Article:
Category Archives: SCA

Posts about my main hobby: medieval re-creation with the Society for Creative Anachronism

Should I Stay Or Should I Go?

EDIT:  I just saw that the practice site is closed, so I get to make the long, arduous trek to my warm abode.  My point still stands, though, so I’m going to keep this post up.

It’s currently snowing in Denver.  It’s about time for me to leave for heavy practice, and I don’t know how many people are going to be there.  I could struggle through traffic for an hour just to find myself the only one there.  Or I could call it a day, head home, and prevent the people who do show up having enough bodies there to make armoring up worth it.

I really hate days like this.

It’s a “damned if you do, damned if you don’t” situation.  And there’s no way to know if it’s going to be worth it before I get there.  I’d love to not have to drive on snowy highways surrounded by other travelers who have forgotten how to drive since our last snow.  But I also want to hit my friends with sticks.  To make matters worse, the weather isn’t the only reason practice is sure to be thin: Estrella is this week, which means a bunch of people have gone down to Arizona (myself not included, obviously).

*sighs*  Let’s be honest, I’m most likely still going to make the drive out to practice.  I’m hoping I won’t be disappointed, but I have my doubts.

Opponents Are People, Too

I noticed something about my SCA fighting recently: I don’t seem to take into account the person I’m fighting.

During a pause in our bouts, my knight said something to the effect of me “knowing what shots he has,” which I interpreted in two ways. First, I should know what shots he’s able to throw from his usual guard position. Second, that I should know what kind of shots he personally uses. And that’s when I realized: I don’t really keep track of what other people do during their fights.

Maybe it’s because I don’t tend to think much when I’m fighting, but I don’t really tend to account for my opponent’s abilities or habits. I go out there, do my thing, and hopefully come out ahead. But I’ve been fighting long enough you’d think I’d have started making a mental Rolodex of the various people I fight, because I’m pretty sure they’re doing it for me.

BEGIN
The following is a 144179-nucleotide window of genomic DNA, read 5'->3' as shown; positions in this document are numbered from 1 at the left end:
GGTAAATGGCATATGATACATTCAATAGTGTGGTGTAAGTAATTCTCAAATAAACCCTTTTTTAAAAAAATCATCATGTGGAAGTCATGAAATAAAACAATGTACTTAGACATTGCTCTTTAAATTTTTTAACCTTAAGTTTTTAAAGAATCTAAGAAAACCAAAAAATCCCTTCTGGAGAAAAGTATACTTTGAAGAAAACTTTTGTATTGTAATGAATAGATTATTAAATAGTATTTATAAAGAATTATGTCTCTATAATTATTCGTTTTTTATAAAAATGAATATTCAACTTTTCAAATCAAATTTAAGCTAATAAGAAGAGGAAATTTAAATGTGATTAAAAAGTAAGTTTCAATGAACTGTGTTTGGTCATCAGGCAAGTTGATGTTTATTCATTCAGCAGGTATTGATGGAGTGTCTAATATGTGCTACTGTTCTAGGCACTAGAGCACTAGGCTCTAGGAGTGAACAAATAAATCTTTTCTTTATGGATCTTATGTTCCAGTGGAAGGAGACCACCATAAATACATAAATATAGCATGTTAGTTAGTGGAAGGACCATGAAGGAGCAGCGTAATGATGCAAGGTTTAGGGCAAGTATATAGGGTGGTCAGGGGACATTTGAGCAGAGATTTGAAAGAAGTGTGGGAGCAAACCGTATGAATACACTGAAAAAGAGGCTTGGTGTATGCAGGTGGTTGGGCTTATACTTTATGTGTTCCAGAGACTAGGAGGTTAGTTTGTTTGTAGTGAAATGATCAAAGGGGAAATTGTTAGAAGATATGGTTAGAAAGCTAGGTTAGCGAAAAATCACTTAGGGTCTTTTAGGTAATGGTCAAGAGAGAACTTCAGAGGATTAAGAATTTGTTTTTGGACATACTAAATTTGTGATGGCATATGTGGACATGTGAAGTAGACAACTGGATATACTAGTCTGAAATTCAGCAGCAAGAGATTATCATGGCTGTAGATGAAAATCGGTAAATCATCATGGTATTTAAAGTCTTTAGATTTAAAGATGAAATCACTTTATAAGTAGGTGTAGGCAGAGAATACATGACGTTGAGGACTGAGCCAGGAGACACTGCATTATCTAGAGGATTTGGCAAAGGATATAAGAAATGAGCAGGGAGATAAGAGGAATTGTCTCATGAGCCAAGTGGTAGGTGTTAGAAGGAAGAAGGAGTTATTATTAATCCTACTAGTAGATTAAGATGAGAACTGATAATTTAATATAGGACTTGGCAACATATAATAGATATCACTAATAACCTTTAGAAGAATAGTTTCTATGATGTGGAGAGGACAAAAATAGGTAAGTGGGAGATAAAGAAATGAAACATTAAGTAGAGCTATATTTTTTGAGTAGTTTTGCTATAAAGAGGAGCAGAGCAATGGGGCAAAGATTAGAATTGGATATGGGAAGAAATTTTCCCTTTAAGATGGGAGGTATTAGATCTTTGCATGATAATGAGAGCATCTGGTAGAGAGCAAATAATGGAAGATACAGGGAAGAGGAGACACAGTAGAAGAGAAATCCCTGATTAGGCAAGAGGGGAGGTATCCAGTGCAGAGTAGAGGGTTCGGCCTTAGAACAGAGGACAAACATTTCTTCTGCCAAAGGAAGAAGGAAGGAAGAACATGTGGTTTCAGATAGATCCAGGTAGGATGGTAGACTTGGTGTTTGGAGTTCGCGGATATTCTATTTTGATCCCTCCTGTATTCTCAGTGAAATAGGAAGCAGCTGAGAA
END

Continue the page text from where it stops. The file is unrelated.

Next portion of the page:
And maybe I do do that to a certain extent. After all, I’m at least aware of someone’s relative skill level, or how hard they tend to hit, or if they’re left handed. But the idiosyncrasies of their personal styles? I don’t really think about that much. At least, not consciously.

So I found myself with an interesting proposition: maybe in my quest to not think too much while fighting I’ve become too mentally disengaged. Maybe if I take the time to do a bit of research and planning I can get over some of those last few hurdles. After all, I’ve been fighting long enough that I’m sure I do some of this on an unconscious level. Maybe it’s time to start thinking a bit more while I fight.

Holes In The Offense

After watching me fight at a recent heavy practice, my knight asked me a question: why wasn’t I throwing shots to the front leg? Was I just not seeing them? Was my helmet obstructing my vision and creating a blind spot?

This got me thinking. Now, I really like my helmet. It’s a flat-topped, closed-face helmet, which I think really looks the part for my persona. The caveat to this, of course, is that I’m looking through a 1-inch slit, and visibility is thus impaired (at least compared to an open-face bar grill). I’ve gotten used to it, and it sits close enough to my face that the visibility isn’t as limited as one might think, but that hasn’t stopped people from giving me grief about it.

Continue reading


Well, another year of Battlemoor is complete, and I had an awesome time. I’ll admit that I did have misgiving going into things, but those were mostly of the “I’m tired and there’s not enough time to prepare” variety. You’d think that as often as it happens, I’d remember that I tend to have fun once I get to these things. Oh well.

It was a great event. I got to see friends I don’t get to talk to that often. I got to enjoy the beautiful starry night sky, tucked up against the mountains of southern Colorado. There was much fighting to be had, and while I didn’t do as well as I would have liked in some of the tournaments, I think I made up for it in others and on the melee field.

Unfortunately, for what was ostensibly a vacation, I didn’t get much relaxing done. Tents were tightly packed, walls were thin, and some members of our camp were louder than others. To say nothing of the widely varied weather we had (everything from pouring rain to wind and dust storms). I almost need a vacation after my vacation. Luckily my recently-improved employment situation has allowed me do do so. Yesterday was pretty much a day of lounging around at my computer, reading and playing various video games in a valiant effort to build up an adequate number of spoons for the work week ahead.